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Utilizing Automation in Manufacturing Processes: The Future Is Here

Production Management, Industrial Internet of Things (IIoT)
March 15, 2022

Driven by the rapid growth of technology, automation in manufacturing processes has significantly evolved over the years. Where traditional manufacturing was once utterly manual, more and more manual functions were reinvented with automated production. This included innovation in conveyance, limit switches, and eventually programmable logic controllers.

Today, automation is poised for even faster growth as technology increases manufacturing’s production ability with greater efficiency. It’s estimated that the CAGR of industrial automation will grow by 7.2% and reach an investment level of $287.9 billion by 2026.

The Three Types of Automation

The automation process will vary depending on the goods being manufactured and the equipment being used. Regardless of the type of automation, manufacturers will experience strong benefits.

These three types of automation include:

1. Fixed Automation

Fixed automation is also known as “process manufacturing.” Long runs of yarn, food ingredients, plastic molding, and other products are produced in high volume. Automation may take over the monitoring of spindle speed, temperature, humidity, and other variables required to keep the product run in spec.

2. Programmable Automation

Here, computer programs monitor the machine and run it to specific parameters. The program acts as an instruction to trigger parts of the machine to perform particular tasks. This type of automation is suitable for batch or discrete manufacturing and can be seen in high-volume food operations, CNC machining, or robotic automotive assembly lines.

3. Flexible Automation

Flexible automation is ideal for many batches or discrete operations. It can control the material-handling systems for a fully automated assembly line or robotic assembly process.

How Is Automation Designed?

Automation is designed and added to equipment by professionals in the field of Manufacturing Process and Automation Engineering. Those in this specialty work for OEMs to place automation systems and software into original equipment. They may also design the linking systems for upstream and downstream equipment for hardware and software.

Regardless of the type of automation used, manufacturing processes and automation engineers are constantly adding new capabilities. This is especially true with the arrival of Industry 4.0 technologies such as the Industrial Internet of Things (IIoT).

Early IIoT relied on analog and wired devices that were added to the equipment. As adoption of these technologies has accelerated, OEMs include devices embedded within new equipment to facilitate smart manufacturing connectivity to link the power of automation with the even more remarkable power of advanced analytics.

Robotic Process Automation - Little Robots Everywhere

Robots are cool. Everyone has seen giant arms racing to build a piece of equipment like a car or a plane, but that’s only part of the definition of a robot. Every manufacturer has numerous repetitive tasks. Many of these tasks related to production and administration throughout the enterprise (purchasing, planning, and inventory control) can be automated.

Robotic process automation consists of software robots that can be used for many of these repetitive processes such as invoicing, inventory monitoring, data migration, and BOM. The task must be rule-based, but chances are, a cool invisible robot can automate it. Here are a few common use cases for RPA:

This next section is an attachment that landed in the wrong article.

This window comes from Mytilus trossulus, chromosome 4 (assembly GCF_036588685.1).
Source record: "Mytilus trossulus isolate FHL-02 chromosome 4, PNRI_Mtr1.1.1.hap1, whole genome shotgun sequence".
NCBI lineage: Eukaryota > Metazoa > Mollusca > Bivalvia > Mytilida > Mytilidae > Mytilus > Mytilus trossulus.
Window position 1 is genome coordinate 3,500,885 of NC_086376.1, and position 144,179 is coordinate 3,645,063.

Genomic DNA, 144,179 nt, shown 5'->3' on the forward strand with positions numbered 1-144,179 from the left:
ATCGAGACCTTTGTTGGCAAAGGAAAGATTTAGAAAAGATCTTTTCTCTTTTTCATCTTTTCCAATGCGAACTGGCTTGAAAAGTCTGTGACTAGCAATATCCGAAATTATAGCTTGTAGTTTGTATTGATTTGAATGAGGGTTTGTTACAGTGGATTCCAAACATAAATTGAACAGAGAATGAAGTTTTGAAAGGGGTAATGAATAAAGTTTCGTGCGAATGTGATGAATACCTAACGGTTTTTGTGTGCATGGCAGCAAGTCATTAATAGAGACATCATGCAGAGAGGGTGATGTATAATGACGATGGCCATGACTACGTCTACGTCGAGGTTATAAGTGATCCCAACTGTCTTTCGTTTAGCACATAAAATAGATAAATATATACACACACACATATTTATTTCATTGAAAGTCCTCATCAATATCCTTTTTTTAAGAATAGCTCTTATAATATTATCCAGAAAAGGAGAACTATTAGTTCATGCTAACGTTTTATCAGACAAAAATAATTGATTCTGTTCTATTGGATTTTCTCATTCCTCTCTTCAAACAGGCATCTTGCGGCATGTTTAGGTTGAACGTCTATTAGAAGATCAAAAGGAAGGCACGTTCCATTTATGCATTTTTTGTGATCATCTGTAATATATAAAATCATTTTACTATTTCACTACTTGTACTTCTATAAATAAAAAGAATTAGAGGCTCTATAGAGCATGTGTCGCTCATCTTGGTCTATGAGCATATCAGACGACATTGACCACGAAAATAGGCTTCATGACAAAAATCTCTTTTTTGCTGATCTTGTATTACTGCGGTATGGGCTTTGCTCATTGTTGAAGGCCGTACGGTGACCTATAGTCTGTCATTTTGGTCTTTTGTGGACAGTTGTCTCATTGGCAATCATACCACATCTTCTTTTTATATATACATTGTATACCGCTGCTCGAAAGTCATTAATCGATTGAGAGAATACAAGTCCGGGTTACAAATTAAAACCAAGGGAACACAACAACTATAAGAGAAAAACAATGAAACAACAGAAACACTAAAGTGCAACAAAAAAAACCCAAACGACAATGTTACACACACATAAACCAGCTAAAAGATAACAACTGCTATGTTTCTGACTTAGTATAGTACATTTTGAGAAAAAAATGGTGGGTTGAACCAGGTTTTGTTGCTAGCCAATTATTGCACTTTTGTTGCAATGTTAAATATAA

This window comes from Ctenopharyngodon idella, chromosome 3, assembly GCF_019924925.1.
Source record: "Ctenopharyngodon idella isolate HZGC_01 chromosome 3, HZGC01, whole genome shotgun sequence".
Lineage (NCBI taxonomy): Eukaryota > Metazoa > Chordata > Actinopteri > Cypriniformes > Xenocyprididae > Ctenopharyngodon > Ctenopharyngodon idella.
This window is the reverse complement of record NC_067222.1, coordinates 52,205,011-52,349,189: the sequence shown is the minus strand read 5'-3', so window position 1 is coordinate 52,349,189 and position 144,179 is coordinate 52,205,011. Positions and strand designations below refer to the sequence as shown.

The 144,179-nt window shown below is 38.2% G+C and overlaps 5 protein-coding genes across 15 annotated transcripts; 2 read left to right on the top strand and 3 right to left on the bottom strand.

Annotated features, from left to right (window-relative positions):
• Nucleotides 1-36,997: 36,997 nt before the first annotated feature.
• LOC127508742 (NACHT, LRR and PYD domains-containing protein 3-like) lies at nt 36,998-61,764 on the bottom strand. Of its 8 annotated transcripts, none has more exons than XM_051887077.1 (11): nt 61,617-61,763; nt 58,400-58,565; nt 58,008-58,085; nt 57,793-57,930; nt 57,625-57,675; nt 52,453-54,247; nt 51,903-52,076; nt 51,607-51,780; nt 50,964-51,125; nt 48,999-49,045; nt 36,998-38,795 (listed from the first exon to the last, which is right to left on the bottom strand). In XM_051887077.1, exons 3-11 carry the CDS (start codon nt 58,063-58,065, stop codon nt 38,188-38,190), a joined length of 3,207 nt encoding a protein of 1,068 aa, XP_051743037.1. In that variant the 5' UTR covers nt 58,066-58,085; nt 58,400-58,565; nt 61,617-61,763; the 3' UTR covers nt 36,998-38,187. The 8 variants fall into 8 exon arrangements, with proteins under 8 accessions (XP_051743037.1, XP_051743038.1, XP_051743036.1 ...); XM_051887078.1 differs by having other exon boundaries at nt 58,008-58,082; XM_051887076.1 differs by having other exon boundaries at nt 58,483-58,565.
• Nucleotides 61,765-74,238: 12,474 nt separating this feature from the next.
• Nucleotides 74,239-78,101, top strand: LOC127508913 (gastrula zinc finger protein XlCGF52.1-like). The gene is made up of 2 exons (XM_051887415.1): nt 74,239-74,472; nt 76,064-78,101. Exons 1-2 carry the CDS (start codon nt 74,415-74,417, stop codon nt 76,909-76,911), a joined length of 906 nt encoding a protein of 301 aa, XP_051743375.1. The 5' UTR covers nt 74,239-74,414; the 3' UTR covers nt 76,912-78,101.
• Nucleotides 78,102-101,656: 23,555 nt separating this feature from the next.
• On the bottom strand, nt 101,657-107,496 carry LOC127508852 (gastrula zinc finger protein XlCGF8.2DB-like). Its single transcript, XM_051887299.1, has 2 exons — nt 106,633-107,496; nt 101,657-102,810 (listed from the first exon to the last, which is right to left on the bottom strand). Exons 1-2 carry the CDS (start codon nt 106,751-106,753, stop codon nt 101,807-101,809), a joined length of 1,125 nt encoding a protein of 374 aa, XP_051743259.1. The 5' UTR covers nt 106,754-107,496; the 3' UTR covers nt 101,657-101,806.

• Supply Chain Management – RPA can extract and convert data and add it to a standard format for purchasing tasks such as invoices. It can also reconcile invoices to PO and even update ERP records.
  • Bill of Materials (BOM) – BOMs are critical in any manufacturing environment. In highly complex production, RPA can identify and duplicate BOMs for comparable iterative products. It may also be used to identify engineering change document elements and update the system accordingly.
  • Data Management – For companies that use advanced factory monitoring systems, RPA can cleanse data, conduct imports, process unstructured data, and update structured data in enterprise software.
  • Inventory – Inventory management software, as a standalone or part of SCM or MRP systems, is a hallmark of manufacturing. RPAs can be programmed to update inventory records, generate reports, track transactions, and monitor inventory levels.

Integrating OEM Automation with a Smart Manufacturing Platform

Automation makes manufacturing more efficient and reduces costs. But with equipment filling a production floor, why not link it with a smart manufacturing platform to supercharge your robots, large and small? Plex gives you a way to do this seamlessly and with extremely high accuracy.

Imagine automating workflows, tracking all transactions, and analyzing the insights and outputs in real time. Not only are materials tracked throughout production, as you put your automation to work, but quality and processes can also be improved to increase efficiency and lower cost.

Read more about using manufacturing automation to take control of your plant floor here.

About the Author

Plex Team

Plex Systems, Inc., a Rockwell Automation company, is the leader in cloud-delivered smart manufacturing solutions, empowering the world’s manufacturers to make awesome products. Our platform gives manufacturers the ability to connect, automate, track and analyze every aspect of their business to drive transformation. The Plex Smart Manufacturing Platform includes solutions for manufacturing execution (MES), ERP, quality, supply chain planning and management, Industrial IoT and analytics to connect people, systems, machines, and supply chains, enabling them to lead with precision, efficiency and agility.